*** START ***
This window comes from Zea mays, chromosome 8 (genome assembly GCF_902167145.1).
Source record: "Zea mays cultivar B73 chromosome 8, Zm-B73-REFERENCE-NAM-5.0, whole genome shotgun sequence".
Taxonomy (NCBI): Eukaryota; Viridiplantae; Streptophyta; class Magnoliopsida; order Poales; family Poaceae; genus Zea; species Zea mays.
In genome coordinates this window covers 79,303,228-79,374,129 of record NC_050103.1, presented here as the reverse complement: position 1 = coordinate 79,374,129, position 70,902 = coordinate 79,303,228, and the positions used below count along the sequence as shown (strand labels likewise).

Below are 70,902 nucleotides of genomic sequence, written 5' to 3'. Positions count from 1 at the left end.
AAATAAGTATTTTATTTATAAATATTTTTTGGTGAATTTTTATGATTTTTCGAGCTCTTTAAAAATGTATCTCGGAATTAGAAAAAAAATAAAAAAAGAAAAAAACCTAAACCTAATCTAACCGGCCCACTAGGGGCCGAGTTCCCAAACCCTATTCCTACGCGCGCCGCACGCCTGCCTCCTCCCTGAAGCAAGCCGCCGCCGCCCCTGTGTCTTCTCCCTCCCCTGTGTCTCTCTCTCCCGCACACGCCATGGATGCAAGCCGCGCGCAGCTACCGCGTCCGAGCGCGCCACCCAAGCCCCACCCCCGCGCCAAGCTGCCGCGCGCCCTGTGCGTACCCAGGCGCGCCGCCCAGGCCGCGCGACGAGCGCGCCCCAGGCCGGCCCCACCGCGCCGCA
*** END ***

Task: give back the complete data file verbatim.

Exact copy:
This window comes from Zea mays, chromosome 8 (genome assembly GCF_902167145.1).
Source record: "Zea mays cultivar B73 chromosome 8, Zm-B73-REFERENCE-NAM-5.0, whole genome shotgun sequence".
Taxonomy (NCBI): Eukaryota; Viridiplantae; Streptophyta; class Magnoliopsida; order Poales; family Poaceae; genus Zea; species Zea mays.
In genome coordinates this window covers 79,303,228-79,374,129 of record NC_050103.1, presented here as the reverse complement: position 1 = coordinate 79,374,129, position 70,902 = coordinate 79,303,228, and the positions used below count along the sequence as shown (strand labels likewise).

Below are 70,902 nucleotides of genomic sequence, written 5' to 3'. Positions count from 1 at the left end.
AAATAAGTATTTTATTTATAAATATTTTTTGGTGAATTTTTATGATTTTTCGAGCTCTTTAAAAATGTATCTCGGAATTAGAAAAAAAATAAAAAAAGAAAAAAACCTAAACCTAATCTAACCGGCCCACTAGGGGCCGAGTTCCCAAACCCTATTCCTACGCGCGCCGCACGCCTGCCTCCTCCCTGAAGCAAGCCGCCGCCGCCCCTGTGTCTTCTCCCTCCCCTGTGTCTCTCTCTCCCGCACACGCCATGGATGCAAGCCGCGCGCAGCTACCGCGTCCGAGCGCGCCACCCAAGCCCCACCCCCGCGCCAAGCTGCCGCGCGCCCTGTGCGTACCCAGGCGCGCCGCCCAGGCCGCGCGACGAGCGCGCCCCAGGCCGGCCCCACCGCGCCGCA